The Wm. Wrigley Jr. Company: capital structure,
valuation, and cost of capital
In June 2002, a managing director of an active-investor hedge fund was considering the possible gains from increasing the debt capitalization of the Wm. Wrigley Jr. Company. Wrigley had been conservatively financed and at the date of the case, carried no debt.
The tasks for the student are to:
Estimate the potential change in value from relevering Wrigley using adjusted present value analysis. Assess the impact on the weighted-average cost of capital, earnings per share, the credit rating of the firm, and voting control of the Wrigley family. Consider the merits of dividend or share repurchase as a means of returning cash to shareholders.
The case’s central teaching objective is to explore the financial effects of the capital structure change. Significant here is the trade-off between the tax benefits of debt and the associated costs in the form of financial distress and loss of flexibility. Related issues include signaling to investors, clientele effects (control considerations for the Wrigley family), and incentives created for directors and managers. Finally, the case affords a comparison of dividends and share repurchases.
Suggested Questions for Advance Assignment
1. In the abstract, what is Blanka Dobrynin hoping to accomplish through her active-investor strategy? 2. What will be the effects of issuing $3 billion of new debt and using the proceeds either to pay a dividend or to repurchase shares on: a. Wrigley’s outstanding shares?
b. Wrigley’s book value of equity?
c. The price per share of Wrigley stock?
d. Earnings per share?
e. Debt interest coverage ratios and financial flexibility?
f. Voting control by the Wrigley family?
3. What is Wrigley’s current (prerecapitalization) weighted-average cost of capital (WACC)? 4. What would you expect to happen to Wrigley’s WACC if it issued $3 billion in debt and used the proceeds to pay a dividend or to repurchase shares? 5. Should Blanka Dobrynin try to convince Wrigley’s directors to undertake the recapitalization?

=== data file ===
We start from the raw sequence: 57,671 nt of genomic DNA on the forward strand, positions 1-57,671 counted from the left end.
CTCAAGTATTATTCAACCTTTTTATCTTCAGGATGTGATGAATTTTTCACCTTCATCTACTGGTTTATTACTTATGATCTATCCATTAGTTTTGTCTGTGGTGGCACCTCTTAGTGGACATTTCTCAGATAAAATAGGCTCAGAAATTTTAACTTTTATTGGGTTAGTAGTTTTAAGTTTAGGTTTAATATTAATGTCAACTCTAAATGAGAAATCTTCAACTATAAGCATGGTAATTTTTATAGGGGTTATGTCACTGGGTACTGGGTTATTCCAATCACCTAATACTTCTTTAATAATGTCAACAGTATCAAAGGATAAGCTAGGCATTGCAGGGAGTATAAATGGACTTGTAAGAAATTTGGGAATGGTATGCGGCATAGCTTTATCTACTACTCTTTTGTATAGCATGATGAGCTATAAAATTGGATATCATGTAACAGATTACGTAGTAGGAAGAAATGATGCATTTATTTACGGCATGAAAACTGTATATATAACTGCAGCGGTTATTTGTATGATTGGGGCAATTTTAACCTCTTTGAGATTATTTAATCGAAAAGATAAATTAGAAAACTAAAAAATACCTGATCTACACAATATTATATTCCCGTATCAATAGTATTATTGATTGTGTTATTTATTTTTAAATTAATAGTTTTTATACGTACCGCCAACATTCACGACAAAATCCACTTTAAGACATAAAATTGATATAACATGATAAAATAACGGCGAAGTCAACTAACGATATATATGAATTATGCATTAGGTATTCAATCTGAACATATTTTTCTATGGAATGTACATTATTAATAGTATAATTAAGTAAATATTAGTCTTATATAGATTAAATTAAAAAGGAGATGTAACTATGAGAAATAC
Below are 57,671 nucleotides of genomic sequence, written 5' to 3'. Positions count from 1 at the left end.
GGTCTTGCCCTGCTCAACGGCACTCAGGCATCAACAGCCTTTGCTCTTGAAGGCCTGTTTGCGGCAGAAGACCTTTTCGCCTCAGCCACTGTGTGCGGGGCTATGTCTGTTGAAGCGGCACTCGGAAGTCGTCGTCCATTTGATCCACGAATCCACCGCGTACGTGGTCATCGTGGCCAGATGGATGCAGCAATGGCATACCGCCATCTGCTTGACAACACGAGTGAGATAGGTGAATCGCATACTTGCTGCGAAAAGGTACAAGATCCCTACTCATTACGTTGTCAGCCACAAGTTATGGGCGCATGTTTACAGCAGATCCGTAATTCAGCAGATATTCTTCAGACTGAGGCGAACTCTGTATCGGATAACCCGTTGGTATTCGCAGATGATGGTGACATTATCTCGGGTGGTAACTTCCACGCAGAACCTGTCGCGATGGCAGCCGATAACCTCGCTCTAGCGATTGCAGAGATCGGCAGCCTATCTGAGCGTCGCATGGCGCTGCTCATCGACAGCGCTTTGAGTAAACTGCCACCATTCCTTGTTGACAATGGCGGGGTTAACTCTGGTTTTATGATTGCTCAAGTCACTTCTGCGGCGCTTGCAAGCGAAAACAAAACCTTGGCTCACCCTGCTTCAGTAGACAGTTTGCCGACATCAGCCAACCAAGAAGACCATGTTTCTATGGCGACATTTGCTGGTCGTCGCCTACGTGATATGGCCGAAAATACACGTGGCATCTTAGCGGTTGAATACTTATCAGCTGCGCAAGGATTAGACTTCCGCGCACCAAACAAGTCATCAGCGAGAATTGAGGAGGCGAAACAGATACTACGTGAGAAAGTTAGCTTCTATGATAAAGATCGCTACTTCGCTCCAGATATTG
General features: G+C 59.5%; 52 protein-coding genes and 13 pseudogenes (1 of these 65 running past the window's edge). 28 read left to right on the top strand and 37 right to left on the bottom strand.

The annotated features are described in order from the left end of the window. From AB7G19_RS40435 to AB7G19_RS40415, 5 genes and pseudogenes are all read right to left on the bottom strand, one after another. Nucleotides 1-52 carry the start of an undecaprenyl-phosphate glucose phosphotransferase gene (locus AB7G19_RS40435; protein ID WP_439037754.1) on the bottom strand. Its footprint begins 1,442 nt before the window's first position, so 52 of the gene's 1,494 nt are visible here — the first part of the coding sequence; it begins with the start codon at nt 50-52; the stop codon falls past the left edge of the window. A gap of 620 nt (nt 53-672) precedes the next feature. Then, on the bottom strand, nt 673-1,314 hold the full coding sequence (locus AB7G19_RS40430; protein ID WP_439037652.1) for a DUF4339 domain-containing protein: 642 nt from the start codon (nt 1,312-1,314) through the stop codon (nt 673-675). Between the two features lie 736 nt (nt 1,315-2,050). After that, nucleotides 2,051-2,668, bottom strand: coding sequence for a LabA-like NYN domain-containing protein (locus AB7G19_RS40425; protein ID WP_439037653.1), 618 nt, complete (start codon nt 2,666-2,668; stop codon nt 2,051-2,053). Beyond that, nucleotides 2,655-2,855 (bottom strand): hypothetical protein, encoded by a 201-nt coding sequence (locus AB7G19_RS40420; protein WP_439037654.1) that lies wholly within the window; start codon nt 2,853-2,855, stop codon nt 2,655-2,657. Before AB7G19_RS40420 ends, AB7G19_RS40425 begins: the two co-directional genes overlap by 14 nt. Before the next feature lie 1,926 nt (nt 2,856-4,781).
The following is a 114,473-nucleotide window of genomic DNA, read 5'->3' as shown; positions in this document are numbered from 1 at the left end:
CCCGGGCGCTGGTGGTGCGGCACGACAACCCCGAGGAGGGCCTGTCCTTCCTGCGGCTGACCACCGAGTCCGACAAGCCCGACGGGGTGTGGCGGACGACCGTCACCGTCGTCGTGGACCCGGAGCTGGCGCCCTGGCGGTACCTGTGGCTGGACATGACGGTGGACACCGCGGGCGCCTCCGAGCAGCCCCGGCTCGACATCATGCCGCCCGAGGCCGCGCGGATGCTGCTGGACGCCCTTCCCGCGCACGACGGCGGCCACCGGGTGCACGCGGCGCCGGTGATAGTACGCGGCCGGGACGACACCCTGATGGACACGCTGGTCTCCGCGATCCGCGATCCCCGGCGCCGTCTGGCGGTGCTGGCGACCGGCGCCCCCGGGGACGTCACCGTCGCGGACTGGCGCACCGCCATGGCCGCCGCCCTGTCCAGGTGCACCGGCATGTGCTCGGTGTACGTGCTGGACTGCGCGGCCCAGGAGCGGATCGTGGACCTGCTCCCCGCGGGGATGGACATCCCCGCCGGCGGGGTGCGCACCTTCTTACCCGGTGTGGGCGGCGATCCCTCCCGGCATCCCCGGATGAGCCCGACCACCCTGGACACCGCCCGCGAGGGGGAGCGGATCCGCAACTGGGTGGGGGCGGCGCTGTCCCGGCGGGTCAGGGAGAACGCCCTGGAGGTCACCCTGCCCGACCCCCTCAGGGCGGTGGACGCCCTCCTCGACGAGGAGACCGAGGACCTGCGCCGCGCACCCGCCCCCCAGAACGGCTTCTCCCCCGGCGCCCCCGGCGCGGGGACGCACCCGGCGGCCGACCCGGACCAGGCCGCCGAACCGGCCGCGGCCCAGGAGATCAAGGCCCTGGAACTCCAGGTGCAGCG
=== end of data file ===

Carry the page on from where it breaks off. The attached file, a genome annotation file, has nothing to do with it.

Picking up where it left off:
Depending on the preparation of the students, the instructor could add further guidance when approaching the analysis regarding the levering and unlevering of betas, and when using adjusted present value analysis or the Modigliani-Miller theory of capital structure and value. The Appendix to this note contains a brief exposition of levered betas suitable for use with students.
Possible Supporting Materials
The instructor may find it useful to assign this teaching note’s Appendix as background reading on leverage and corporate valuation. In addition, the “Technical Note: Structuring Corporate Financial Policy,” (Case 32) summarizes a range of practical considerations. Numerous textbooks in finance present the conceptual foundations for capital structure analysis. One example is Brealey, Myers, and Allen, Principles of Corporate Finance, (8th edition), (New York: McGraw-Hill/Irwin, 2006), Chapters 17, 18, and 19.
The Microsoft Excel spreadsheet file (Case_34.xls) supports student preparation of the case analysis. Also, TN_34.xls supports instructor preparation—please do not share the contents of this teaching note or the instructor model with the students. Suggested Teaching Plan
This teaching plan presumes that students already have some exposure to basic capital structure theory. The following questions give an overview of an 85-minute class.
1. In the abstract, what does Dobrynin hope to accomplish with her active-investor strategy? 2. What is the nature of Wrigley’s business? Is this a healthy, growing company? What would a major recapitalization of Wrigley signal to investors? 3. What will be the effect of issuing $3 billion in new debt and using the proceeds to pay a dividend or to repurchase shares on: a. Wrigley’s market value per share?
b. Wrigley’s number of outstanding shares?
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